Why Shari’ah scholars are key to Islamic banking growth

28th Jan, 2016

With the uptake of Islamic financial services surging by the day, governments and financial institutions are increasingly tightening the operational environments to seal loopholes and guarantee seamless products and services. Focus has been on structuring the operational architecture, by setting up several gate-keeping organs and systems. Islamic banking operates on the basis of the Shari’ah principles that promote the sharing of risks and rewards between parties, prohibition of interest, abhors financing activities that contradicts the Shari’ah rules and regulations and also forbids transactions that are clouded with uncertainties.

One of the distinctive features in the provision of Islamic financial services is the existence of a Shari’ah Supervisory board that consists of independent religious scholars and other experts in Islamic jurisprudence or Islamic commercial law. The directors or the shareholders of the Islamic financial institutions cannot be members of the Shari’ah supervisory boards as dictated by Shari’ah governance standards. Providers of Islamic banking solutions have been keen to develop an operational infrastructure to meet regulatory procedures set by the Central Bank of Kenya. In October for example, KCB Group picked three Islamic banking experts to run the Bank’s Sharia Advisory Committee, ahead of the lender’s official launch of Islamic banking services in Kenya on Thursday next week. The development of new financial products and other related innovations continues to generate challenges that have no direct references in the primary sources of the Islamic Shari’ah.

For instance, the practice of charging penalties on late payments by the Islamic financial institutions was a ruling arrived at by the Scholars for the purpose of instilling discipline in customers who are negligent and fail to honour their financial commitments as expected. However, the penalties cannot be factored into the books of the financial institutions but should be diverted to charitable causes under the guidance of the Shari’ah Supervisory boards.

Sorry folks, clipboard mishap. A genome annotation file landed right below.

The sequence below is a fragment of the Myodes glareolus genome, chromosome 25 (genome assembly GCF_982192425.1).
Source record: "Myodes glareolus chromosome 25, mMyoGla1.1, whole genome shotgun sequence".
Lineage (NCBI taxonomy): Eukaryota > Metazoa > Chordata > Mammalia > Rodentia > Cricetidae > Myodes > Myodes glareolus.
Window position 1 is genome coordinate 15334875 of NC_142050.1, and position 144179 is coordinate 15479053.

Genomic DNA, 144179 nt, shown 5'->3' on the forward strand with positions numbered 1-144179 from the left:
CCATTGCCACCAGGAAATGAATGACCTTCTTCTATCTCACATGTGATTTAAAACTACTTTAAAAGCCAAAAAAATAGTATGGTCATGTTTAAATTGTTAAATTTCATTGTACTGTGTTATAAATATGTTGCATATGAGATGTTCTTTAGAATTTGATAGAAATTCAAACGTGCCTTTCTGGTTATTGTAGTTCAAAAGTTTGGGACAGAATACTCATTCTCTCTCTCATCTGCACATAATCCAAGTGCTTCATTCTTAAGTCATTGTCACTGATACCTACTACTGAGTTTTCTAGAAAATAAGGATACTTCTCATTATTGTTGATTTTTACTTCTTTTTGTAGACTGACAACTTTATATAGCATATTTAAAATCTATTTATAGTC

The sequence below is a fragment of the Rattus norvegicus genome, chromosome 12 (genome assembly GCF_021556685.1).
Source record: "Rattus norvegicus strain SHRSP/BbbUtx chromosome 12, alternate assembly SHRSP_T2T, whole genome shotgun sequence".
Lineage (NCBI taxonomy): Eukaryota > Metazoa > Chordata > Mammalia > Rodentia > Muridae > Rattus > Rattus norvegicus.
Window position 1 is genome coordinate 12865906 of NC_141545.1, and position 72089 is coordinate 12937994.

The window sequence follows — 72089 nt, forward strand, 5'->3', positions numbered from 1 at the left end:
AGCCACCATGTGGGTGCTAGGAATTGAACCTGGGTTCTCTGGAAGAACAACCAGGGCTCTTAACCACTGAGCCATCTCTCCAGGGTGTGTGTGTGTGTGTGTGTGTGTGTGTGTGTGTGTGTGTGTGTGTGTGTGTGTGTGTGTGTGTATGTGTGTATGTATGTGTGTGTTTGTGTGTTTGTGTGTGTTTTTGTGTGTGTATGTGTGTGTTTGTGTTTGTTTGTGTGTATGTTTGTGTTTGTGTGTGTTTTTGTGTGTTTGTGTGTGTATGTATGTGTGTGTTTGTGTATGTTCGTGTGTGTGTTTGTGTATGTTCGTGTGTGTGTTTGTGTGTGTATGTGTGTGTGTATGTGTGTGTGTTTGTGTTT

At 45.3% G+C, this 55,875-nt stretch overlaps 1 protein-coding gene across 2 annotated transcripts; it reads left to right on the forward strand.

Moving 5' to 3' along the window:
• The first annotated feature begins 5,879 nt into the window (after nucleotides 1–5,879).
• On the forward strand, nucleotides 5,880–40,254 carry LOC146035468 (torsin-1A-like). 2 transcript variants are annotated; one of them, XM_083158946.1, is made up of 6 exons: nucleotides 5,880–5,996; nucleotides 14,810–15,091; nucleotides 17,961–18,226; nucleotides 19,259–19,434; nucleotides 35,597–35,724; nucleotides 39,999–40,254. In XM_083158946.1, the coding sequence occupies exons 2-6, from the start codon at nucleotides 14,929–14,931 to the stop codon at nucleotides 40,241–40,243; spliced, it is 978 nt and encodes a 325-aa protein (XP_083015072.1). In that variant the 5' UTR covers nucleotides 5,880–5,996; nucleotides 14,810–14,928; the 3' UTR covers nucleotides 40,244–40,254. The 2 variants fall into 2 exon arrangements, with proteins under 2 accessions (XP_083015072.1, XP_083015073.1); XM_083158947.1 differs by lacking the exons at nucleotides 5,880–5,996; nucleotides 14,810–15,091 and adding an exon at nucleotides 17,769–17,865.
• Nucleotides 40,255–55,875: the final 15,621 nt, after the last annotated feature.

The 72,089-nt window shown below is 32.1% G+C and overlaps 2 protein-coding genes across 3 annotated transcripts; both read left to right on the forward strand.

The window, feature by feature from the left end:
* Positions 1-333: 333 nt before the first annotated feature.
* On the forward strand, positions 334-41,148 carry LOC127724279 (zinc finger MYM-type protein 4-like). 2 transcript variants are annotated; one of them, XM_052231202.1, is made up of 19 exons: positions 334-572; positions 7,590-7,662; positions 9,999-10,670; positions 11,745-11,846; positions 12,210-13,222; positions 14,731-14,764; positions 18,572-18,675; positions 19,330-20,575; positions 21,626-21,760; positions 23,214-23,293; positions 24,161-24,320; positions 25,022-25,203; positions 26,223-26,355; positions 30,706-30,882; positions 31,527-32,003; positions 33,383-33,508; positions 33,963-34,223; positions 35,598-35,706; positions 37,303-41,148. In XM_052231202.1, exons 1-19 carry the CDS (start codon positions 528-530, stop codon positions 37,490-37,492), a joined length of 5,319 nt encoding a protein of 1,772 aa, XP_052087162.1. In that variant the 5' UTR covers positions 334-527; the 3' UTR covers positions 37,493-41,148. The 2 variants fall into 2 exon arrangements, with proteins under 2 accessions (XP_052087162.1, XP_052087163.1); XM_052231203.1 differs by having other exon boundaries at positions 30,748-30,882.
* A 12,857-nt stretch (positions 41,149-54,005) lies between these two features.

There are two broad categories of corporate governance roles that are exclusive to the Islamic financial institutions. Firstly, there is need to re-assure stakeholders that their activities are fully compliant with Shari’ah standards and principles .Secondly, the stakeholders have a strong need to be assured that the institution maintains and improves sustainable growth. The corporate governance in Islamic financial institutions hence includes harmonizing these two functions to promote Shari’ah compliance and the objectives of business growth and the realization of profit.

The philosophical foundation of corporate governance in Islam requires an additional layer of governance for the purpose of Shari’ah compliance and that justifies the existence of the Shari’ah Supervisory Boards to oversee the Shari’ah compliance aspect of business and operations of the financial institutions offering Islamic finance.

The Shari’ah Supervisory Board focuses on the Shari’ah compliance of financial structures that includes documentations, contracts, product development and the transactional processes. The board is entrusted with the duty of directing, reviewing, supervising, advising and guiding the activities of the Islamic financial institutions in a manner that enhances the compliance with the Islamic Shari’ah rules and principles.